No spoilers. I watched The
Prestige yesterday. Despite the
hypesters flogging The Grudge 2 and Saw 3, I'll say that
the best horror movie likely to come out this year is this tale of
fevered magicians. I haven't had nightmares about a movie since my
but The Prestige made for a wigged out night. I'm pretty sure
the filmmakers entirely knew what they were doing, too. Henry James
has nothing like any of the "yet another turn of the screw" that's
scattered through the story of these characters.
And out-doing The Turn of the
is exactly what the movie is about. It's a modern gothic. I used to
have fun reading the Victorian macabre, largely to marvel at a
completely alien category of horrors. Modern Hollywood ghosts are go
about chopping random people into bits (off-hand example: 13
Ghosts) That's never really done much for me. My fun few weeks
with the J-Horror classics were all
about the menace of physical harm. I once mentioned the interesting
contrast between J-Horror and traditional Japanese myth, in which most
of the spectral plane was concerned with the menace of conscience rather
than physical harm (I should mention that after writing that I did
encounter a J-Horror piece: The Eye 2 that more closely followed
the traditional Japanese role of ghosts). There's a large tradition of
the same in the Western tradition as well, but especially in Victorian
times, and in the fullness of Victorian mores, the greatest menace of
the supernatural is in the moral corruption of the living (off-hand
example: the succubus). Henry James's great "turn of the screw" was
that evil enough specters could even corrupt the most innocent of
creations. Right. I watch kids shoot up their classrooms on the news
every now and then, so I suppose I'm not best conditioned to react to
So if to some extent we moderns are jaded to traditional horrors, what's
left to really perform the combination minatory and titillating task of
horror? Nothing less than the fundamentals of story-telling. Plot,
setting, character, combined with the fundamentals of drama: catalyzing
performance. A good Lady MacBeth can give you the heebie jeebies, even
though you know that all her result will be run-of-the-mill massacre.
Shakespeare has the plot, setting and character on lock. All he needs
for midwife of terror is a gifted actress. The terror is not in the
ghosts and witches Shakespeare uses as agents and signals, but rather in
how you can recognize in his people the extremities of your own tendencies.
There are no ghosts, witches or anything quite like that at all in
The Prestige, but the writers got the plot, setting and character
finely tuned. They found one perfunctory main performance in Jackman,
one serviceable one in Bale, and happily a host of gob-smacking
brilliant supporting performances across the board. Seriously, it's as
if the casting folks said "OK we got Jackman and Bale, which shouldn't
be awful, but whom are we going to plug in to truly electrify this
spectacle?" (Electrify. Ha ha. Get it? electrify... oh, you haven't
watched the film yet? Never mind, then...) The performance of the two
leads prevents the film from being a masterpiece. True obsession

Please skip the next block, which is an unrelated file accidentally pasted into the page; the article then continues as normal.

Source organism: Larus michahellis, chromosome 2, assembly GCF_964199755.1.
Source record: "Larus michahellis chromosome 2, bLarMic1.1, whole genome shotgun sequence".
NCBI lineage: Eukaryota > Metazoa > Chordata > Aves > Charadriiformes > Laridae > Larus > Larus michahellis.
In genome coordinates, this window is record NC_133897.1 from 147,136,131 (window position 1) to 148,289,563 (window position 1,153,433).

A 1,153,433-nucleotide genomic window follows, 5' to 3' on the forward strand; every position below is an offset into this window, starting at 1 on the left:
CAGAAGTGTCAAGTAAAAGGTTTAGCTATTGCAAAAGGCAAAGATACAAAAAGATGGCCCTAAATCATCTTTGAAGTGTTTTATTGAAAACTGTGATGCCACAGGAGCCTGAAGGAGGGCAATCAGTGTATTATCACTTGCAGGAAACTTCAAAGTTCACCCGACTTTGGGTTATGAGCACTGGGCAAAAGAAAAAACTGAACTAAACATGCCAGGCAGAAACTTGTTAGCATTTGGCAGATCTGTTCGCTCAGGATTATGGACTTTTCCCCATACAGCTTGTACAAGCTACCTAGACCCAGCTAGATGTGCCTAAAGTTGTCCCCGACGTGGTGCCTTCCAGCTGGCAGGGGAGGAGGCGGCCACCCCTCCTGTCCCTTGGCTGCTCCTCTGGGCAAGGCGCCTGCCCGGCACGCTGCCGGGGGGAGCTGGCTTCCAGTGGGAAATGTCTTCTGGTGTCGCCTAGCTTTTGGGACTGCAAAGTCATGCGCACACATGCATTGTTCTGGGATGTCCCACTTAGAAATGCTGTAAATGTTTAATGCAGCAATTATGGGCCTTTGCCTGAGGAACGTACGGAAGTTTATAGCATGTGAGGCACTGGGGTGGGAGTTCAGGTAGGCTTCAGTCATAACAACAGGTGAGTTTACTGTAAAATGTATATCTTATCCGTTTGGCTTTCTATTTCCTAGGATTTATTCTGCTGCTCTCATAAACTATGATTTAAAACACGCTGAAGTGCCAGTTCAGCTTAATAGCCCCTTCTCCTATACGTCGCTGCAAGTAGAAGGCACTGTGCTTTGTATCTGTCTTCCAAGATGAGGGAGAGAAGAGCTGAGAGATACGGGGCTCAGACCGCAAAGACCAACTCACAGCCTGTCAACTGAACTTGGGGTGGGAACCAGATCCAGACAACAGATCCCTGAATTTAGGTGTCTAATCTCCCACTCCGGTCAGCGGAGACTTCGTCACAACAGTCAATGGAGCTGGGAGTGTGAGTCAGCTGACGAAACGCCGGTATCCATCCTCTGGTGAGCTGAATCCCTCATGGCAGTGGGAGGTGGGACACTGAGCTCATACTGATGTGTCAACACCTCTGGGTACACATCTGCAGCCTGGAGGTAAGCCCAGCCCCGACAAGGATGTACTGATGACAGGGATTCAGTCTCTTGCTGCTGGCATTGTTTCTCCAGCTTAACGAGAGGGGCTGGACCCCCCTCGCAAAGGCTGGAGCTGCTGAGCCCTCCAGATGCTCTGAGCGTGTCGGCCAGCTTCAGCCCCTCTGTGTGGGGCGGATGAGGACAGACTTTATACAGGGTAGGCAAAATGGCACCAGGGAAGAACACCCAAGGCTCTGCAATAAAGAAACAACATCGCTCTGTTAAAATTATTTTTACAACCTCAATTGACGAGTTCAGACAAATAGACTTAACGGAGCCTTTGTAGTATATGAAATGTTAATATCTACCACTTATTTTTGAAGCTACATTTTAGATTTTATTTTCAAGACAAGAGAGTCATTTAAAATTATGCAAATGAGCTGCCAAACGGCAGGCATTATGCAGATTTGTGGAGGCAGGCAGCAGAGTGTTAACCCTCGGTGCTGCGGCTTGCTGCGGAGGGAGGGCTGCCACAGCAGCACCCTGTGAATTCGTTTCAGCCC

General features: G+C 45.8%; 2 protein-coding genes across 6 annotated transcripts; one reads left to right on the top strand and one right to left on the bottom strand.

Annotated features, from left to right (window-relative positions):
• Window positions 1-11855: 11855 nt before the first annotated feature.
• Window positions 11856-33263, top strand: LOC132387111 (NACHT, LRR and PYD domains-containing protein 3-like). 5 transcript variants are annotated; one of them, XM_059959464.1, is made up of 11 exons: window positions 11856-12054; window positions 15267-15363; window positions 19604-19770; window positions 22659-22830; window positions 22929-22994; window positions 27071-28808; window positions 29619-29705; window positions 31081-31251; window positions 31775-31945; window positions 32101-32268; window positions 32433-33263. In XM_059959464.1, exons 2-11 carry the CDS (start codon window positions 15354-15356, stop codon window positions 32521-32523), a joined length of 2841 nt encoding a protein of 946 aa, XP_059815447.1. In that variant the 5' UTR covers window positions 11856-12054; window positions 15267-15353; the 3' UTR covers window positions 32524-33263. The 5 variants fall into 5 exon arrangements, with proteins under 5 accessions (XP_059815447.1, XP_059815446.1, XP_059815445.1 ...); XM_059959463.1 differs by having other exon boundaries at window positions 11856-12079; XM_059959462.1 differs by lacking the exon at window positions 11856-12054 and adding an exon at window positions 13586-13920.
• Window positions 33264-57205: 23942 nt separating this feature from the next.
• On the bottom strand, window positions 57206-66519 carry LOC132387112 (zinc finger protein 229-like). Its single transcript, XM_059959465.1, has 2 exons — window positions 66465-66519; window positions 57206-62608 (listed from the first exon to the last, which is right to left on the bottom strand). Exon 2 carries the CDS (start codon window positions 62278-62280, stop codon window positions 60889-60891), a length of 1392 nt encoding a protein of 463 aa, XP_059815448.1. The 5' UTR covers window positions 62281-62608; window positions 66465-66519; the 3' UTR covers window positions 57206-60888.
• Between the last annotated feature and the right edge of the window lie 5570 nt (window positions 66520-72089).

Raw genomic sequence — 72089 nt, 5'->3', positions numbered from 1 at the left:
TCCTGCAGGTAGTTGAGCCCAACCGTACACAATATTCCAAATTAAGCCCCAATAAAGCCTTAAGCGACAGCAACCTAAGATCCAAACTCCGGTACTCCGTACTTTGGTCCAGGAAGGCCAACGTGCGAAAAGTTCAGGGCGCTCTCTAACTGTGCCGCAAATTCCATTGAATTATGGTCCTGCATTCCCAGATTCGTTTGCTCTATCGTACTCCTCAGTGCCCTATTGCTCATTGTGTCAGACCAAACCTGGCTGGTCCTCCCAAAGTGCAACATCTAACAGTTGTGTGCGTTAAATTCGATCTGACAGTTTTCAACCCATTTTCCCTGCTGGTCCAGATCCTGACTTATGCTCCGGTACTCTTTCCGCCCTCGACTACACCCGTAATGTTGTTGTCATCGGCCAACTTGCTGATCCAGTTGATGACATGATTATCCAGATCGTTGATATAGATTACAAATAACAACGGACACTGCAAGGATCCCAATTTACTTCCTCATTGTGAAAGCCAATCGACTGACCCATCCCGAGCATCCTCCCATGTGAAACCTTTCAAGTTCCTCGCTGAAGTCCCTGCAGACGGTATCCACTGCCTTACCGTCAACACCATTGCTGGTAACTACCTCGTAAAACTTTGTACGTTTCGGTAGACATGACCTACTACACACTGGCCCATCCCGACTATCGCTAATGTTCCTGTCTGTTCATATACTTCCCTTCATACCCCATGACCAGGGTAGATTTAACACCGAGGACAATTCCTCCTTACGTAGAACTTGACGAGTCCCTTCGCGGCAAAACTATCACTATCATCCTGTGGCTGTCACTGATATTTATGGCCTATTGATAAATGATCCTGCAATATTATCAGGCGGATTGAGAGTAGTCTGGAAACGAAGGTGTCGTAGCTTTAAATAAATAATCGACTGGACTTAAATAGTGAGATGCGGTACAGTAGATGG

carries with it a menace of its own, and the leads are not quite capable
of marshaling that menace. They conduct themselves with the smirking
attitude of schoolboys pranking each other. Maybe the director asked
them to act cavalier. That's a legitimate way of intensifying
malevolence, but it does not suit these characters, or at least the
actors haven't pulled it off. The atmosphere is saved by those superb
supporting actors, some of whom you know and some you probably don't.
These created in their own reflection of the main characters, and in
their own smaller crimes the Lady MacBeth effect that Jackman and Bale
couldn't quite themselves manage.
The idea of the plot is to take turns shocking you with the perversity
of each of the magicians, and worse yet to have you sometimes urging one
of them on because you are so appalled at something the other had done,
and then reversing that bias. In the end, I was not readily able to
choose which set of consequenses turned out most intolerable. The film
is clearly set up to inform you who is the worst villain, but I'm not
sure I buy that part of the package. Part of my reasoning lies in three
sentences of accusation Sarah directs at her magician husband (I doubt I
have the wording just right).
You say you love me but some days you don't mean it. That makes it
more precious the days that you do.
Today you really do love me. That makes it more unbearable the days
that you don't.
I just want the truth from you. No tricks. No Lies. And no secrets.
The effect of these words at the times they are spoken, and the
rebounded effect of the words as the plot twists unfold quite haunts me.
The film sets this up to provide a mini-climax of a shock at the end,
to warm you up for the supposedly greater shock to follow. Again I
think in terms of their impact I might have had the revelations the
other way round. I can readily see enough of myself as Sarah's accused
even though her man's sins are far worse than the usual husband's
portion of occasionally tuning his wife out or forgetting an anniversary
date. The film weaves in the War of the Currents between Edison's
invention and Tesla's as another backdrop of obsession and rivalry. It
exaggerates that historical chapter in some ways and understates it in
others, but the effect for anyone who can admire the genius of those two
inventors is to underscore the accusation of the film. We all think
we're just good people working our way through life, and the film gives
you the inkling of the important question: "Are you really?" That's the
sort of reflection that you don't often get from a film these days,
which is why despite its flaws I highly recommend The Prestige.